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Over there: Investing in a global economy

U.S.-based stocks play an outsized role in the average American’s investment portfolio. Kyle Tetting explains why that is as well as the ins and the outs of what’s called home country bias. Kyle spoke with Joel Dresang in a Money Talk Video. A transcript of their discussion follows.

Joel Dresang: Kyle, I want to talk about the geographical diversification within investment portfolios. So, if you look at the value of all the stocks and bonds in the world, the U.S. has about 36% of that market, and still, that’s a lot smaller than the U.S. portion of most people’s portfolios.

Kyle Tetting: Joel, the average U.S. investor has 75% of their portfolio in U.S. stock mutual funds and ETFs, meaning just 25% outside the U.S. Our own portfolio is somewhere between 10% and 20% outside the U.S. – depending on circumstances and the individual client’s needs.

So, while the U.S. isn’t a majority player in terms of the world markets, certainly U.S. investors continue to have that home country bias, favoring U.S. stocks at a much greater rate than what it would otherwise suggest.

Joel:  Home country bias. Explain that a little more.

Kyle:  Home country bias is this idea that investors really are focused in their own country when they invest their money. It’s not specific to the U.S. Certainly, you look at Australia, the United Kingdom, and certainly those investors also favor their own stocks. But what ultimately we’re getting at is the fact that it’s easy for investors in the U.S. to understand U.S. companies. It’s more difficult to understand companies from other places.

There are things like language barriers – not just in the actual language they speak, but also in the way they talk about their companies – that can make it difficult to invest. There can be regulatory barriers to investing in other countries. And especially I think there can be some mismatches in accounting principles that make it difficult to value companies from other countries.

I think the other thing that’s really important to point out is that the risks that U.S. investors face tend to be specific to the U.S. And it is US companies, which can also help to overcome some of those risks.

Joel: You’re talking about things like inflation.

Kyle:  Inflation really is the big one. You talk about the erosion of purchasing power of investments, and it’s inflation that really will hurt investors in the long run.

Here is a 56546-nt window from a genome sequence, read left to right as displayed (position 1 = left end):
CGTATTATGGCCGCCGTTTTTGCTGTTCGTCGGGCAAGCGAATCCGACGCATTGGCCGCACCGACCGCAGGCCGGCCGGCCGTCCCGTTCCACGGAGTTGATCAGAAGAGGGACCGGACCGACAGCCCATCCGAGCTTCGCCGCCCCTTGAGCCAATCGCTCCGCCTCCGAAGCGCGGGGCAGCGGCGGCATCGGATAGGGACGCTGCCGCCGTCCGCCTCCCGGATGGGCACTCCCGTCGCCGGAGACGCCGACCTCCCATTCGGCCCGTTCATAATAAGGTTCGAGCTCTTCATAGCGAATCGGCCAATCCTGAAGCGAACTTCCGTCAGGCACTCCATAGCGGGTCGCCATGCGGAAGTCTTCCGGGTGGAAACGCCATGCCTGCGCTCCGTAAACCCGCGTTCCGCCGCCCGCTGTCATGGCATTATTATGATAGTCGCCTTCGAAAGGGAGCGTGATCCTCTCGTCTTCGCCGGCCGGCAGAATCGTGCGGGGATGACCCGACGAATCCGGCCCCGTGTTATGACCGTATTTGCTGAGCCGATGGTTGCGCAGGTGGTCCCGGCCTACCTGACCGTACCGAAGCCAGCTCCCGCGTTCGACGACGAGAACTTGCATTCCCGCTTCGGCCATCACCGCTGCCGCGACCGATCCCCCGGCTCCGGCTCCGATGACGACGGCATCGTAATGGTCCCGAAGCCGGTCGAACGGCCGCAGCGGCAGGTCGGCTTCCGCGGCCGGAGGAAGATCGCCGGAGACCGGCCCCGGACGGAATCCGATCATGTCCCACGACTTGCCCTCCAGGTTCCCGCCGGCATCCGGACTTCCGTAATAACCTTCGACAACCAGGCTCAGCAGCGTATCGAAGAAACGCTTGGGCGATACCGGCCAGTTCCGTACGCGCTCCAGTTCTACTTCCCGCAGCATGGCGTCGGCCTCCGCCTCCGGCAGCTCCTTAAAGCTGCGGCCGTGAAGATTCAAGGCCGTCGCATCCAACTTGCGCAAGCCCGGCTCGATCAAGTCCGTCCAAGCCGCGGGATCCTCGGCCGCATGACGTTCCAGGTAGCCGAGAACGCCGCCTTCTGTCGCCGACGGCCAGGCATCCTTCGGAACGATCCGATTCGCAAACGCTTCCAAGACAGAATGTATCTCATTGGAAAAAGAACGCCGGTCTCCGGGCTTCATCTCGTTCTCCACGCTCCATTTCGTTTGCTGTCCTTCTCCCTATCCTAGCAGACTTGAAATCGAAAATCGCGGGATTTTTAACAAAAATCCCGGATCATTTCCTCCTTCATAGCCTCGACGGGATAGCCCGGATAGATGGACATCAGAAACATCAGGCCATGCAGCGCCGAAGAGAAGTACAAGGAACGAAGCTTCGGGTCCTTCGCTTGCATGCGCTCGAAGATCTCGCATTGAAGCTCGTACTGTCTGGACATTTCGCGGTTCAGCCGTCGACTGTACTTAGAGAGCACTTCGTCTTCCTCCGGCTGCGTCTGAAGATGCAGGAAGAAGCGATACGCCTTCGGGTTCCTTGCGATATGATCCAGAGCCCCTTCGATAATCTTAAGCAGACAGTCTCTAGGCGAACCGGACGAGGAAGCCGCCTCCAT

And what’s really unique about that home country bias is that it’s U.S. companies, which are really best positioned to overcome that risk. The idea that as inflation rises, companies can raise their prices, which ultimately makes its way to the bottom line. You get higher earnings because you’ve raised those prices. What you really see is that, long term, it’s inflation that can drive stock prices higher.

Joel:  So, as an investor, why do I even want to invest abroad?

Kyle:  There’s great opportunity for diversification outside of the U.S. The U.S. is a very mature economy. We have some demographic issues that aren’t present in other areas of the world. You look at something like the emerging markets, for example, which have incredible demographic growth, incredible opportunity for economic growth. And there are some investment opportunities as a result that just aren’t present here in the U.S. The same can be said of Japan and Europe, where maybe the opportunity isn’t demographic or economic specific, but there are opportunities that are different than what’s here in the U.S.

Joel:  Rule of thumb, 10% to 20% of an investment portfolio should be invested abroad. How do I know that about my portfolio?

Kyle:  There’s tools out there that can tell you how you’re allocated. We use one called The Morningstar Snapshot, which gives you a picture of how you’re allocated across U.S. and non-U.S. stocks.

Investors need to remember that the point of diversification isn’t simply just to participate in different things, it’s that opportunities persist around the world, and investors need to look more than just in their home country to participate.

Learn more
Emerging markets: Potentials vs. risks, a Money Talk Video with Steve Giles
International investing includes risks, a Money Talk Video with Brian Kilb
The dollar’s mark on international funds, a Money Talk Video with Marc Amateis
Investment insights via Morningstar Snapshot, a Money Talk Video with Tom Pappenfus
Shopping for Foreign Stocks? Here Are a Few Things to Keep in Mind, by the Financial Industry Regulatory Authority
Economic SnapChart: Strong Dollar, by Paige Radke
International Investing, from the Securities and Exchange Commission

Kyle Tetting is director of research at Landaas & Company.
Joel Dresang is vice president-communications at Landaas & Company
Money Talk Video by Peter May and Jason Scuglik

(initially posted Feb. 27, 2017)

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